The New Baby & Child Care Handbook
Seeking advice from the parents of older children and from older people becomes an instinctive impulse when you become a parent.
Nothing puts a plug quite so solidly in the rowdy mouth of arrogant youth than a new baby in the home and, while turning to mothers and mothers-in-law has some advantages, most of them have put those days behind them and cannot remember or have outdated ideas regarding the minutiae of baby care.
But for more than 20 years, millions of South African mothers – so many of whom are separated from their own older generation who might share wisdom – have turned to Marina Petropulos for guidance.
After several editions and several more reprints of each edition, Petropulos has released The New Baby & Child Care Handbook, for further generations of SA parents to benefit from.
For those who don’t know, the book is a veritable one-stop knowledge shop and even one mother’s reading of it can leave it tattered and worn and full of mashed butternut streaks…
By the time I’d received mine as the third person in the hand-me-down, it was falling to bits. It’s that kind of book.
Not only does it seem to cover every single solitary freaky, benign, apparently stupid or incredibly bright question a fuzzy-headed mother might find herself asking, but it does so in a calm, credible, non-judgemental and non-patronising tone.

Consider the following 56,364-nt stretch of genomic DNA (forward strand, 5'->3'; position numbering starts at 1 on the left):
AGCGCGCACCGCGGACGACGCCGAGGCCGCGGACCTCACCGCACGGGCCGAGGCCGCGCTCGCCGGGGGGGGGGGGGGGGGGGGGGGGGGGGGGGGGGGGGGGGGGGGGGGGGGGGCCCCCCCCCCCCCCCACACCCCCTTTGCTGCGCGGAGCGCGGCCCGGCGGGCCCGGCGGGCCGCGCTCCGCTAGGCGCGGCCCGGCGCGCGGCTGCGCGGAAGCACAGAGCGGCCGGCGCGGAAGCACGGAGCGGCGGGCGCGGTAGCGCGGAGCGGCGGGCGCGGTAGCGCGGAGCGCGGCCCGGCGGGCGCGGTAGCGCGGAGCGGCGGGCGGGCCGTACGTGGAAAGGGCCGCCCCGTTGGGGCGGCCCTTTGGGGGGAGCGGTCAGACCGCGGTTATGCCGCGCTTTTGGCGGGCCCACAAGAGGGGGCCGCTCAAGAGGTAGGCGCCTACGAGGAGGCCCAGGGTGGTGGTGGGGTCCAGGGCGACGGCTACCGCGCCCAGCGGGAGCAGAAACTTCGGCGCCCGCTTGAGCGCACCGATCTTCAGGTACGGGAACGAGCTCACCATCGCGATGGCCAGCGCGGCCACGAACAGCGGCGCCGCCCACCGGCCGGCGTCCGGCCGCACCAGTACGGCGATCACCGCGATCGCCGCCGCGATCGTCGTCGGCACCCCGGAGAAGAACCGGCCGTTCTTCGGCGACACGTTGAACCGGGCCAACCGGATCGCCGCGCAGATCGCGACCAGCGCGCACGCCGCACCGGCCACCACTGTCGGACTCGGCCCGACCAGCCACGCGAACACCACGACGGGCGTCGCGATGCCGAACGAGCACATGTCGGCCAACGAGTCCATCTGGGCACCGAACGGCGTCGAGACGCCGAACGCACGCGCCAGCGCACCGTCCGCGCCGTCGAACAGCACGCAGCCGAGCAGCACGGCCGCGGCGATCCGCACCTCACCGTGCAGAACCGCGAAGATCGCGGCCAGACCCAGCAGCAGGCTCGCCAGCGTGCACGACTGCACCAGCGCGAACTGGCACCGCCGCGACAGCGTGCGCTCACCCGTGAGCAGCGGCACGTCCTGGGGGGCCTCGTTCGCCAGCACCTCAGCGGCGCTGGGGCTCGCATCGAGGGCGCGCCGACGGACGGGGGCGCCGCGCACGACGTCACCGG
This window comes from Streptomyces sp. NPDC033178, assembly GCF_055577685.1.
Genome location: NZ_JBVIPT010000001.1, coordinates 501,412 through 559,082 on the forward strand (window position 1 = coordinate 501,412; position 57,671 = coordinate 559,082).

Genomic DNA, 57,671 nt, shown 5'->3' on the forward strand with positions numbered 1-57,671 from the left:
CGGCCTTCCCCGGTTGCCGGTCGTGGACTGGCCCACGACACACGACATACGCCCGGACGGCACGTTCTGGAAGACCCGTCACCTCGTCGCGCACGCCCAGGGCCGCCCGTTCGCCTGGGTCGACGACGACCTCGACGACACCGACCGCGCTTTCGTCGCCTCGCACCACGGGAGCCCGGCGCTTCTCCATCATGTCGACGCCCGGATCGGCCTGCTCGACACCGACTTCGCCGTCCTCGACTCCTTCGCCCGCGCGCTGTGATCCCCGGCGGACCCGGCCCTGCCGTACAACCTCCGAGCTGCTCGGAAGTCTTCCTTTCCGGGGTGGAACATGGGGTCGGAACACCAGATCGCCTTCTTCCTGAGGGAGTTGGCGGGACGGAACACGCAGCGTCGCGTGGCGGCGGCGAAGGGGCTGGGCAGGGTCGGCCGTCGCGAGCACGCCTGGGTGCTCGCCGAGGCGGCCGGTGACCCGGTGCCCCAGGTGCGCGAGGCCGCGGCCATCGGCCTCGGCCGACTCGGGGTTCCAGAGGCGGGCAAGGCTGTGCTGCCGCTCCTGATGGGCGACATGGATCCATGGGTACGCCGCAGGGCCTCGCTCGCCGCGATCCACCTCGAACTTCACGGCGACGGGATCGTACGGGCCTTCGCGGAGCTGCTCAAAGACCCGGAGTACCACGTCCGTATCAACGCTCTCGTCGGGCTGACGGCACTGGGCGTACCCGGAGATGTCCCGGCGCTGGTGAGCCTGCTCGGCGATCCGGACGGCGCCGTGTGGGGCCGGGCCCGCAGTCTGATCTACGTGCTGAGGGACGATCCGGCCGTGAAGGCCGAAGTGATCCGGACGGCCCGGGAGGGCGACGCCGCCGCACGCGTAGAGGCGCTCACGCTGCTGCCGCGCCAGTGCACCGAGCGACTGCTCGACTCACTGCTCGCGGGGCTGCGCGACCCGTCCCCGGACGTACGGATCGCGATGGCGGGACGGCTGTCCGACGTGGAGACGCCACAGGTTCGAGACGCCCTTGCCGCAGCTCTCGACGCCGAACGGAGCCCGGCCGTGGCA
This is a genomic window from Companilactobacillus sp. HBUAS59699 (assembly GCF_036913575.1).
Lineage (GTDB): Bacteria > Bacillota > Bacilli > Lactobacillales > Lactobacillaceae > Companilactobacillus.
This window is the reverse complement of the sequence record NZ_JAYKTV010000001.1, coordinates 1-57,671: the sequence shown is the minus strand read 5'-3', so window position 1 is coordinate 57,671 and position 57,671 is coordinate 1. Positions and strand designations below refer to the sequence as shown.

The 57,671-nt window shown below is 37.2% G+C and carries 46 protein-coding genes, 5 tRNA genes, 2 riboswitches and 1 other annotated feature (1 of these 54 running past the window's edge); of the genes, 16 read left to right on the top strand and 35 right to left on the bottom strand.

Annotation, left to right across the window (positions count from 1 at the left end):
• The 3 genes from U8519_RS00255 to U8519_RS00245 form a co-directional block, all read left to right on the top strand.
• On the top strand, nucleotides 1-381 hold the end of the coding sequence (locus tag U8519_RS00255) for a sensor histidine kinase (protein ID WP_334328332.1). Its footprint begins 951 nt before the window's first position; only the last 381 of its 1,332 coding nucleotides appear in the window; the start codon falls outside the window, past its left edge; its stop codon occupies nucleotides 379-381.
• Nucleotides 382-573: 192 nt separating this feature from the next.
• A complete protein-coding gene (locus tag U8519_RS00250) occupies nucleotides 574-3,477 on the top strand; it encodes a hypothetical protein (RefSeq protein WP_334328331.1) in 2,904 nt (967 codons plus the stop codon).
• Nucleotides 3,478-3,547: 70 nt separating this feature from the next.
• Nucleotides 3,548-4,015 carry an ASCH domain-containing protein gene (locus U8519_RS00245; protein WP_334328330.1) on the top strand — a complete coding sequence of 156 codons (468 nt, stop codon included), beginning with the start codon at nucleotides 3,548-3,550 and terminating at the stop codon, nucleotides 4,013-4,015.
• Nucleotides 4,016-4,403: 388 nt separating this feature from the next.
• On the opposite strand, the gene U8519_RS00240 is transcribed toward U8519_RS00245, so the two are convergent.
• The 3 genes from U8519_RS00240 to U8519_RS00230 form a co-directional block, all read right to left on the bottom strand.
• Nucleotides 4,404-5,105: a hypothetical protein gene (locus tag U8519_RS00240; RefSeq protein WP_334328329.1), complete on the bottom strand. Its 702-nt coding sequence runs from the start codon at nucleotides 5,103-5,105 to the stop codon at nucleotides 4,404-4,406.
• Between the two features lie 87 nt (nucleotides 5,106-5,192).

Petropulos’s topics and simply stated advice include feeding (breast and bottle, and introducing solids), and a chapter each on the first few years, the child moving away into the world, and the sick child.
There are also the more tricky, personal topics like the hopes we have for our children, and – very sensitively and sensibly dealt with – the issue of discipline. Petropulos applies a rational, well-argued approach in the latter topic.
The index is clear and so thorough that you don’t need to have a complex vocabulary or make stabbing guesses as to what she might have listed which topic under. This is perfect for frazzled mothers.
Particularly useful are the handy grids to illnesses, their symptoms and when seeing a doctor is definitely indicated.
The final chapter contains information and contact details of organisations, support groups and specialists.
Petropulos, surrogate mother and granny to SA mothers for more than three decades, here consolidates her life’s labours in a book that exudes both calm reassurance and a quiet injunction to share her awe at babies’ potential, given the right kind of care. - Cape Times